facts, figures, surveys, maps, election results and travel writing showing
how 15,000 UK places have changed.

The changing story of Britain’s towns and villages can be explored in new
depth online, which unites more than 200 years worth of official documents,
maps and travel stories. http://vision.port.ac.uk/

Leaping Hurdles: Planning IT Provision for Researchers

I recently attended a workshop sponsored by the Joint information Systems Committee (JISC) that presented some of the findings from the JISC funded community engagement and virtual research environments (VRE) projects. The three community engagement projects presented were the engage project (engaging researchers with e-infrastructure), the e-uptake project (enabling uptake of e-Infrastructure Services), and the eius project (e-Infrastructure Use Cases and Service Usage Models).

And the Virtual Research Environments (VREs) presented were MyExperiment (sharing scientific workflows), the VERA project (Virtual Environments for Research in Archaeology) and the BVREH Project (Building a Virtual Research Environment for the Humanities).

Rob Proctor presented the findings from the e-uptake project, one of the community engagement projects concerned with understanding the barriers to researchers applying new e-infrastructures within their work practices. One of the aims of the project was to identify recurring and wide spread barriers rather than localised and contingent barriers. The people interviewed for the study were primarily researchers but alos intermediaries who provide support services.
Continue reading “Leaping Hurdles: Planning IT Provision for Researchers”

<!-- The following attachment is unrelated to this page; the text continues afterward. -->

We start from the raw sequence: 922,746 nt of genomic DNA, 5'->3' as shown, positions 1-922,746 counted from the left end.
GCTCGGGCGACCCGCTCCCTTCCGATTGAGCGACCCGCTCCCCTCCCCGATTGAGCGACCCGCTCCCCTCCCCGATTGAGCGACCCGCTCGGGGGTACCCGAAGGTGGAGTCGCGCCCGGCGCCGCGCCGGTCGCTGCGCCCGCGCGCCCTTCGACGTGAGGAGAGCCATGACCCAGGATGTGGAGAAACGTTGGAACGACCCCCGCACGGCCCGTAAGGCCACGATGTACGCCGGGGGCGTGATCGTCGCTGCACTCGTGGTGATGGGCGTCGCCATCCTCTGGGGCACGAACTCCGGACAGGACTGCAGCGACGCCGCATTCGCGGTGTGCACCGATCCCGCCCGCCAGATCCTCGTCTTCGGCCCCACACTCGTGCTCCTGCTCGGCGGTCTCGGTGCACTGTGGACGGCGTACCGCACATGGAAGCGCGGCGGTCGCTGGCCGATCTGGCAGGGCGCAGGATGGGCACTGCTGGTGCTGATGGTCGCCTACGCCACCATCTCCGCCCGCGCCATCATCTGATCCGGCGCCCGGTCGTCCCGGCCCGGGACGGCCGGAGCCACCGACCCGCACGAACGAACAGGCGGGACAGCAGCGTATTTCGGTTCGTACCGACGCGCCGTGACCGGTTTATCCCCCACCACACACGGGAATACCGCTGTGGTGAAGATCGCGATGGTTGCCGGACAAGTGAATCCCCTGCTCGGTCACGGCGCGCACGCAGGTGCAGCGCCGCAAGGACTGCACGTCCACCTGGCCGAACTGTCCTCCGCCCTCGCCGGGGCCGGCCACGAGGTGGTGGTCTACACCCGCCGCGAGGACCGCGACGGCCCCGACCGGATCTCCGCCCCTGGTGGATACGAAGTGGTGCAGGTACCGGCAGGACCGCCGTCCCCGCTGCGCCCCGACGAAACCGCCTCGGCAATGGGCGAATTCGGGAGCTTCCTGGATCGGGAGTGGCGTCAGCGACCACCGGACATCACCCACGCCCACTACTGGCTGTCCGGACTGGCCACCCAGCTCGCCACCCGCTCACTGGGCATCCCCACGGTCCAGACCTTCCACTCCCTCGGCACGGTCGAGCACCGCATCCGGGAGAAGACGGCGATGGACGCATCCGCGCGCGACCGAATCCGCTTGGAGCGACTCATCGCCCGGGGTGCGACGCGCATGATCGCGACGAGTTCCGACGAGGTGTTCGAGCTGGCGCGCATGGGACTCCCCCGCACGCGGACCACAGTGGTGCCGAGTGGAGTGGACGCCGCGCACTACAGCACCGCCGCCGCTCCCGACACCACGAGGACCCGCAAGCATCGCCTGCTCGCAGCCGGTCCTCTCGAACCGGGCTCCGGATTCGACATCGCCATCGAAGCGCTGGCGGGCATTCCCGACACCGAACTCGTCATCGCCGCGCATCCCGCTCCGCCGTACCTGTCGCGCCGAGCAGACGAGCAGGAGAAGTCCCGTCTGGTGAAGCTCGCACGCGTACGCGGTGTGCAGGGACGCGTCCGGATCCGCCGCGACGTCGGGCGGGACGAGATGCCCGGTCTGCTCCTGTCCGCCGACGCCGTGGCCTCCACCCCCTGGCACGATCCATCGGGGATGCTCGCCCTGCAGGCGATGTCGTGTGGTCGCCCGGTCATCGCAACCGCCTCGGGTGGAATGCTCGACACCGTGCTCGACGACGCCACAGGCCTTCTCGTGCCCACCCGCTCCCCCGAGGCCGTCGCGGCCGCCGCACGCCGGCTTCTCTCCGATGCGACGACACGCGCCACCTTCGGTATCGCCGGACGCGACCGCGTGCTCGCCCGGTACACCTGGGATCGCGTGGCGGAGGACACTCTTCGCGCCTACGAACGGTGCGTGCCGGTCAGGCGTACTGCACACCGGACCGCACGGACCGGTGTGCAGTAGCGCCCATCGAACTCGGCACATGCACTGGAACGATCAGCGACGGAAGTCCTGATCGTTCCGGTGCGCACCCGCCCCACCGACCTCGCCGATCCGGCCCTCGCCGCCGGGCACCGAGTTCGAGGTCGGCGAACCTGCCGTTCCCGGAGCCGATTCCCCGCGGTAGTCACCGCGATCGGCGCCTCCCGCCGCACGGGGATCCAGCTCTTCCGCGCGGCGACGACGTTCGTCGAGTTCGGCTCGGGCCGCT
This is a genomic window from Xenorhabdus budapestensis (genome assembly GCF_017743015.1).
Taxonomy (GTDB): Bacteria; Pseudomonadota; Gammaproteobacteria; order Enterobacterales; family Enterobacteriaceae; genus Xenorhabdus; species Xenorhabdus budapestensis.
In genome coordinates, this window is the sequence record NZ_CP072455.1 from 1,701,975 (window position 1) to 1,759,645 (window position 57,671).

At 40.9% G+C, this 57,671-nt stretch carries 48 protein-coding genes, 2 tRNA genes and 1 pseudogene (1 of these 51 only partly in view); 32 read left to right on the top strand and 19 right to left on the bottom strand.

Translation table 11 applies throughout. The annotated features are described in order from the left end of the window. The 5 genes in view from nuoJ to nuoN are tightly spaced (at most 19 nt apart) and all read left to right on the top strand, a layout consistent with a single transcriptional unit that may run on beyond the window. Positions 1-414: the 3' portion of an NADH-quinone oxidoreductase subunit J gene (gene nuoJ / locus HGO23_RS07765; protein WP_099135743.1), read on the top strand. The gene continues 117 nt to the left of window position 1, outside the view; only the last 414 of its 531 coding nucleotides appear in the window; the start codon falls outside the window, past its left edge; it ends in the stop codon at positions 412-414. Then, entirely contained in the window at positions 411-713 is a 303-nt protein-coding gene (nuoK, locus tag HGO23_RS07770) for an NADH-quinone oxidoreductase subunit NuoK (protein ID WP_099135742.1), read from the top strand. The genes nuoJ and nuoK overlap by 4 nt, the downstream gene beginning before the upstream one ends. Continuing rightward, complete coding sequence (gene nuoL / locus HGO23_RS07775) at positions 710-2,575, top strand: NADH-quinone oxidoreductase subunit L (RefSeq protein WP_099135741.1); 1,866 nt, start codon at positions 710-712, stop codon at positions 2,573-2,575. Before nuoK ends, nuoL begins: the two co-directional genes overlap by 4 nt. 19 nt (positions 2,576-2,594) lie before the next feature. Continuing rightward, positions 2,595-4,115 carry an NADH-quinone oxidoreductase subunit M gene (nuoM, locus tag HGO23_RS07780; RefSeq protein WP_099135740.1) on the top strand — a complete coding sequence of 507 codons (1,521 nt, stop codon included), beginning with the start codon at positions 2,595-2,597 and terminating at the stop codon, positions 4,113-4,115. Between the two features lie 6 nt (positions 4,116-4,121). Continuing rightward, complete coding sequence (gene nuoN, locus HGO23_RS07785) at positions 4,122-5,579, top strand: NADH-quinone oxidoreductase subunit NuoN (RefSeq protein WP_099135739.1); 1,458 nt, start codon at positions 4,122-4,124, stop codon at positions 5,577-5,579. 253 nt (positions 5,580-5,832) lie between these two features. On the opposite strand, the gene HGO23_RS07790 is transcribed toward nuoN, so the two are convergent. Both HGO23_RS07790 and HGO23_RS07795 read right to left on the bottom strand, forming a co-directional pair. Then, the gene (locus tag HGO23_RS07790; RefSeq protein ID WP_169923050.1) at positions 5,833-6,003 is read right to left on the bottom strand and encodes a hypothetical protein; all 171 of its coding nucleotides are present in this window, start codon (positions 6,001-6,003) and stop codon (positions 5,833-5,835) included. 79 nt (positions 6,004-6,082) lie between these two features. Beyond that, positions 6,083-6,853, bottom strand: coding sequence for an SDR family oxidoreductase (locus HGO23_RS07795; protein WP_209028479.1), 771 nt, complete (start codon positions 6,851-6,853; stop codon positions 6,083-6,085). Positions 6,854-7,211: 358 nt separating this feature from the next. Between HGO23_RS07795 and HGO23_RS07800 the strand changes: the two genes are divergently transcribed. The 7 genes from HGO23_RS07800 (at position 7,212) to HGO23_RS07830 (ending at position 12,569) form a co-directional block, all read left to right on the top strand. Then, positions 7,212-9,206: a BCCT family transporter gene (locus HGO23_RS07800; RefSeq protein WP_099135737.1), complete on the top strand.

Digital boost for work of arts

An article in the Times Higher Education supplement about the Arts and Humanities e Science support Centre (AHESSC) here at King’s College in London.

Imagine the research possibilities of being able to view three-dimensional scans of museum objects, write dance moves electronically or study ancient documents that were previously considered too damaged to decipher.

E-tools are being developed to allow researchers to do these things, aiding scholarly work in subjects that are not usually associated with such technology, such as museum curation, dance, archaeology and music. The tools are also opening new possibilities for researchers who want to process a large amount of data or share resources more widely (link).

New Digital Humanities Quarterly (DHQ) available: Spring 2009: v3 n2

Digital Humanities Quarterly is a refreshing and innovative online journal in the Digital Humanities field. The latest issue is about the concept of ‘completion’ in a Digital Humanities work. As Mathew Kirschenbaum atates: “How do we know when we’re done? This cluster of articles explores completion and incompletion in the digital humanities from a variety of perspectives”. And from the Editor: Julia Flanders.

As we head towards the fourth anniversary of the journal’s inception,
I would like to thank the entire DHQ team for all of their hard work,
creativity, and sense of adventure. Thanks as well are due to all
those who have contributed to the reviewing and have given the authors
such thoughtful feedback and advice. Finally, we all thank the authors
for the excellent material they have enabled us to publish, and the
journal’s readers for their attention.

Best wishes and thanks to all–Julia

Julia Flanders
Editor-in-chief, DHQ
Brown University

Quarterly (http://www.digitalhumanities.org/dhq/)